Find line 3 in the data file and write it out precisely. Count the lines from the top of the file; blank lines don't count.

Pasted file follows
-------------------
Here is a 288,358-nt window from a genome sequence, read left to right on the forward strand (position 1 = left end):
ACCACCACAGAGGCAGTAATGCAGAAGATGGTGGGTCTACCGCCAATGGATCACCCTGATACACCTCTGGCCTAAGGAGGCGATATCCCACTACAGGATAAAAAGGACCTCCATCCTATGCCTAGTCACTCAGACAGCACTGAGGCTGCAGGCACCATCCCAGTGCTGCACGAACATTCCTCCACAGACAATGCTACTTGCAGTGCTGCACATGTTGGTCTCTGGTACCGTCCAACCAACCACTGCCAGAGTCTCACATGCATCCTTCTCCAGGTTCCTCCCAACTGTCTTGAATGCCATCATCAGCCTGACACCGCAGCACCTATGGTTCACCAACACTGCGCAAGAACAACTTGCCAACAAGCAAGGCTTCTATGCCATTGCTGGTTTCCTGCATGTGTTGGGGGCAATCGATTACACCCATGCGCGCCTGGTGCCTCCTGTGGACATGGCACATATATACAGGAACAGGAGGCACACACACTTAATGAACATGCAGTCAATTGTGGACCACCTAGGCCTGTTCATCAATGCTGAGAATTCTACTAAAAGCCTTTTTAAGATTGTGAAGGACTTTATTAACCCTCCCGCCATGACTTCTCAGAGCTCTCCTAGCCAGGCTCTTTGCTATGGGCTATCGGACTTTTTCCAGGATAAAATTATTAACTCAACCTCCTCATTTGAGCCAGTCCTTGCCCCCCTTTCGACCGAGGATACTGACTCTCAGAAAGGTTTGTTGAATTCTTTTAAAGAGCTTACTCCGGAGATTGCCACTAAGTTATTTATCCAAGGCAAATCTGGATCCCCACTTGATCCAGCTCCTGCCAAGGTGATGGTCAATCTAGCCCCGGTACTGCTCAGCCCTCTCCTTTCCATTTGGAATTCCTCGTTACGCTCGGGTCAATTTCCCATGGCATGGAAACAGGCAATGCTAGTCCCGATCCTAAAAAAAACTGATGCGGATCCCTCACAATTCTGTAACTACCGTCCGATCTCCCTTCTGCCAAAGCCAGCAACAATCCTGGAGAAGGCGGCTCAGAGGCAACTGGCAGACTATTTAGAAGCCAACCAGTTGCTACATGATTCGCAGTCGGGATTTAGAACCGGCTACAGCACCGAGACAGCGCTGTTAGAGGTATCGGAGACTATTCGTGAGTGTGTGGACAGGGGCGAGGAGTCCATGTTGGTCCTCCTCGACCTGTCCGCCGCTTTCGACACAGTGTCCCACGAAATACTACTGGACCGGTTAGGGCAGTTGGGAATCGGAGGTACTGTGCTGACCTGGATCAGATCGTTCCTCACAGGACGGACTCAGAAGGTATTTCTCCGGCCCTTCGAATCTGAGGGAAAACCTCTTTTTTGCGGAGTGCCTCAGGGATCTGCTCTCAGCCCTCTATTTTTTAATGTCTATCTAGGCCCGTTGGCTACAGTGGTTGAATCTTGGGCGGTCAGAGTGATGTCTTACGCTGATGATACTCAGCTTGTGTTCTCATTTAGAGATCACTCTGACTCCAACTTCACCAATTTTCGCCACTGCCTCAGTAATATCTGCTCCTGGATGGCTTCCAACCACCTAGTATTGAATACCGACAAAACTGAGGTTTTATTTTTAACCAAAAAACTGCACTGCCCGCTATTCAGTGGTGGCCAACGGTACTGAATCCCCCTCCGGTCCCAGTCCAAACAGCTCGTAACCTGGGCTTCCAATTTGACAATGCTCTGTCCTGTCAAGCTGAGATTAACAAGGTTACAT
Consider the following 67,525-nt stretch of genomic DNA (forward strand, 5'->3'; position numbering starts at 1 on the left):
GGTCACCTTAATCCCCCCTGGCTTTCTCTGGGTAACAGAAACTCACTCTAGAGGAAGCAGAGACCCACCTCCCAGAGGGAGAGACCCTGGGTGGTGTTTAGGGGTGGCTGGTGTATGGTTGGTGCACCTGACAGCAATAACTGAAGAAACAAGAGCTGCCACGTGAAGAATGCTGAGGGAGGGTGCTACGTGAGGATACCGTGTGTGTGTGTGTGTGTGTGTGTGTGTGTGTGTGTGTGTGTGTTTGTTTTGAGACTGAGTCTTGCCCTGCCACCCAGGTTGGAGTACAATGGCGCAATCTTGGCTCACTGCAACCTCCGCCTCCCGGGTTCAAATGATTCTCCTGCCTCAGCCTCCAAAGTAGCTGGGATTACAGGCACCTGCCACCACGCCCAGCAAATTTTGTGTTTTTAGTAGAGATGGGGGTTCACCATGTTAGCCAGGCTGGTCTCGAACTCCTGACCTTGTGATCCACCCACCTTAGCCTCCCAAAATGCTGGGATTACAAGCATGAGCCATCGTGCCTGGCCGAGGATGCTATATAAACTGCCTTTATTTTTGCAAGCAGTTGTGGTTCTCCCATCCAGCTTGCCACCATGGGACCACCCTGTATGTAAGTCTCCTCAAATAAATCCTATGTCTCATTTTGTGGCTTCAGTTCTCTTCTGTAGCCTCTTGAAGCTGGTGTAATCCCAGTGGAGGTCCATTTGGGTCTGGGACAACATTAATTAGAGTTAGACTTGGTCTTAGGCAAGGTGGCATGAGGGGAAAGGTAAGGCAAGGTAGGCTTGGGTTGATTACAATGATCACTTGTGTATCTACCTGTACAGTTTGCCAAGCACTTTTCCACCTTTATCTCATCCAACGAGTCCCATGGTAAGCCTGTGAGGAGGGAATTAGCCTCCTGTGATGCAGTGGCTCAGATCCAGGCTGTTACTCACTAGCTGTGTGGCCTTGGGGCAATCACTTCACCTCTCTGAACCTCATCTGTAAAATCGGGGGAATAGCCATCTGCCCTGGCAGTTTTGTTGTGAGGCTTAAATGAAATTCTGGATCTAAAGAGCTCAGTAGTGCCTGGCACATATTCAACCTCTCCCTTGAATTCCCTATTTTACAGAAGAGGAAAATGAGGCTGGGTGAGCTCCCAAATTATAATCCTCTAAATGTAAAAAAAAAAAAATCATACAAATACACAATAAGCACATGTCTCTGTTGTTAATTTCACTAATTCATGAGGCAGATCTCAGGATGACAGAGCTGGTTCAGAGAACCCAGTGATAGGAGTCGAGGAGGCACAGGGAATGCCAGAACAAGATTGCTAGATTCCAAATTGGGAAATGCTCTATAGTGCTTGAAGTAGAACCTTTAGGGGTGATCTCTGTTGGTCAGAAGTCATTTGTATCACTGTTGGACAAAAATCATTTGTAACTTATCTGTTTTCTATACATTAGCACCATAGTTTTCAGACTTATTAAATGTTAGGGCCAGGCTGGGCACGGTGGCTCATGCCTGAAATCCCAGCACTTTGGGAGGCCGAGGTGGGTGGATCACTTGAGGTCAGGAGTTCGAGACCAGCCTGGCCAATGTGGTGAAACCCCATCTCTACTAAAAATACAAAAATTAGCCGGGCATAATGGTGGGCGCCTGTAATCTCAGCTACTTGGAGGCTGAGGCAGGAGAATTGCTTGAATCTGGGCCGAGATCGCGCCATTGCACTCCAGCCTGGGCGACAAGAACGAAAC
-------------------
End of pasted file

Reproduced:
Consider the following 67,525-nt stretch of genomic DNA (forward strand, 5'->3'; position numbering starts at 1 on the left):